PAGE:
Evolution of the GST rate structure

The rate structure, including cess and multiple slabs:

The GST rate structure has undergone a significant change in the past six years.

The initial challenge of merging far too many pre-GST rates was achieved by putting commodities in mostly four rate slabs of 5 per cent, 12 per cent, 18 per cent and 28 per cent.

Special rates were prescribed for items like gold and diamonds.

Further, compensation cess also has many rates. There is a need to rationalise rate slabs.

Future efforts should be to reduce the three slabs of 5 per cent, 12 per cent and 18 per cent to just two.

This could be done by moving the 5 per cent slab upwards and gradually eliminating the 12 per cent one, with items in the latter slab being moved to the two remaining ones (most items could come to the lower slab).

This needs to be done to ensure revenue neutrality. A group of ministers is already working on this issue.

The 28 per cent slab needs further reform:

The rate slab of 28 per cent has been overhauled and now applies to only 37 items (compared with 229 earlier).

The items remaining in the highest slab are mostly luxury or sin goods like tobacco, aerated water, automobile, air-conditioners, and so on.

Major work has been done on this slab, but certain items like cement, televisions, motorcycles, and auto parts could also be considered for rationalisation.

Inverted-duty structure:

Another distortion in GST is commonly known as inverted-duty structure (IDS).

This essentially means higher GST incidence on inputs when compared to output. In IDS, manufacturers are stuck with input tax credit (ITC).

This requires seeking a refund from the government, which is often only partial, causing hardships.

The GST Council has made efforts to correct inversion on many items like mobile phones, footwear, renewable energy equipment, railway items, light-emitting diodes (LEDs), ink/dyes, pens, bags, and certain machinery.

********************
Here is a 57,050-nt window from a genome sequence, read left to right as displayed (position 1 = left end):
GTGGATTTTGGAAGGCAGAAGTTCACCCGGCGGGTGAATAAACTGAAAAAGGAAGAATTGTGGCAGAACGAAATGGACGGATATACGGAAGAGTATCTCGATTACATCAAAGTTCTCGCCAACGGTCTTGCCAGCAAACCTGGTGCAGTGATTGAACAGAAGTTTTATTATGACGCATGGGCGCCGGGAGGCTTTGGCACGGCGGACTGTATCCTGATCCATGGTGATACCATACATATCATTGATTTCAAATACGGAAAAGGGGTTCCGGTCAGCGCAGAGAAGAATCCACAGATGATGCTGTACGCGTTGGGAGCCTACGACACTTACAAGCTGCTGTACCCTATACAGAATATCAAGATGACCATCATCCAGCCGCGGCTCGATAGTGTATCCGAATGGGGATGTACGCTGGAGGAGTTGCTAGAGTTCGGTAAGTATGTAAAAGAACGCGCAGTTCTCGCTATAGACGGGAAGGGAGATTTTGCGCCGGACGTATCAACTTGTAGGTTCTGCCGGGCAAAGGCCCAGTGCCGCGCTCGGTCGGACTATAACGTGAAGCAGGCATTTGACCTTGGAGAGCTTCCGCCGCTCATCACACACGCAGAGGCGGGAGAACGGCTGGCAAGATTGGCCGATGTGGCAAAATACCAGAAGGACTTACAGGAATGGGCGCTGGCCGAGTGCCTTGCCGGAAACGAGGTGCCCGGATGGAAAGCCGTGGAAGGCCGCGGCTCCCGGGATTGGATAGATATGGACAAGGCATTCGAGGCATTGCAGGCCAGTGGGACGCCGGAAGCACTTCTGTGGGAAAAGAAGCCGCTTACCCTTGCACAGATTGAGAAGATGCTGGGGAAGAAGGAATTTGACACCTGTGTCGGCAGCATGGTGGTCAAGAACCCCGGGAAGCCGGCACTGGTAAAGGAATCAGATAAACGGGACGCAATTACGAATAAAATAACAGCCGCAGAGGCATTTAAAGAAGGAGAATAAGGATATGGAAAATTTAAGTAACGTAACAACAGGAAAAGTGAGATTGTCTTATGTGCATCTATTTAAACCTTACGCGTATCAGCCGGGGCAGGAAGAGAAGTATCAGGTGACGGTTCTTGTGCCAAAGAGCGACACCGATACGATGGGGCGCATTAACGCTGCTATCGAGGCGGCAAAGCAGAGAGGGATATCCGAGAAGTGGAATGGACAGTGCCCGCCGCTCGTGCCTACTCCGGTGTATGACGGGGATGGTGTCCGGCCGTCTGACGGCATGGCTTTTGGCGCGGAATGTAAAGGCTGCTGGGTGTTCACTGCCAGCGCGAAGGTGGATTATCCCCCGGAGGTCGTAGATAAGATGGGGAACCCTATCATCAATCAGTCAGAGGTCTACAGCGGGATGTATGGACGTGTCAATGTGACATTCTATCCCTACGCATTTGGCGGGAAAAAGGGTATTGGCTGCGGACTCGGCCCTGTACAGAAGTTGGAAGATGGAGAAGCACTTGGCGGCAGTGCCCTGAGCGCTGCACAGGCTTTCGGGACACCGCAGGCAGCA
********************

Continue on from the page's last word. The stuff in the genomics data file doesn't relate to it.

Further IDS correction is required on items like textiles, fertilisers, tractors, utensils, medical equipment, agri machinery, aggarbattis, etc.


GST has many exemptions. While some have been pruned, many of them still exist, particularly on services.

Exemptions do not benefit consumers in view of cascade tax, but they do seriously harm domestic producers.

It is imports that gain. Revenue suffers, too. These exemptions need to be pruned.

Phasing out of compensation cess:

Phasing out of the compensation cess is also an exercise that needs to be carried out.

This is a sensitive exercise and might require considerable prior work to merge the cess into GST rates.

Operationalising the GST tribunals:

This will provide necessary relief to the taxpayer. A lot of work has already been done in this regard; only the implementation needs to be expedited.

Expansion of tax base:

The GST base has expanded at an extremely fast pace, more than doubling to about 14 million from 6.5 million in 2017.

The concerted efforts made in this regard have led to robust buoyancy in GST revenue, with monthly revenues exceeding Rs 1.5 trillion, despite the global effects of the Covid-19 pandemic.

However, there is still a lot of scope to expand the tax base.

An effective strategy in this regard could include:

  • Nudging potential taxpayers through sustained campaigning
  • Involving local trade associations and advertising the benefits of joining the GST chain
  • Systematic, non-intrusive, technology-driven surveys among potential taxpayers
  • Incentivising new taxpayers to join the GST chain through speedier loan disbursements, financing, bill discounting, export facilitation, GST Day recognition, etc.

All these reforms need a lot of groundwork by committees, and then the GST Council.

The council should endeavour to bring these changes after the general elections next year.

After that, there should be stability in rates and the structure.

Further meetings of the council will then need to become boring and lacklustre to stop attracting media attention. That would, in my view, measure the final success of GST.

Feature Presentation: Aslam Hunani/

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Tarun Bajaj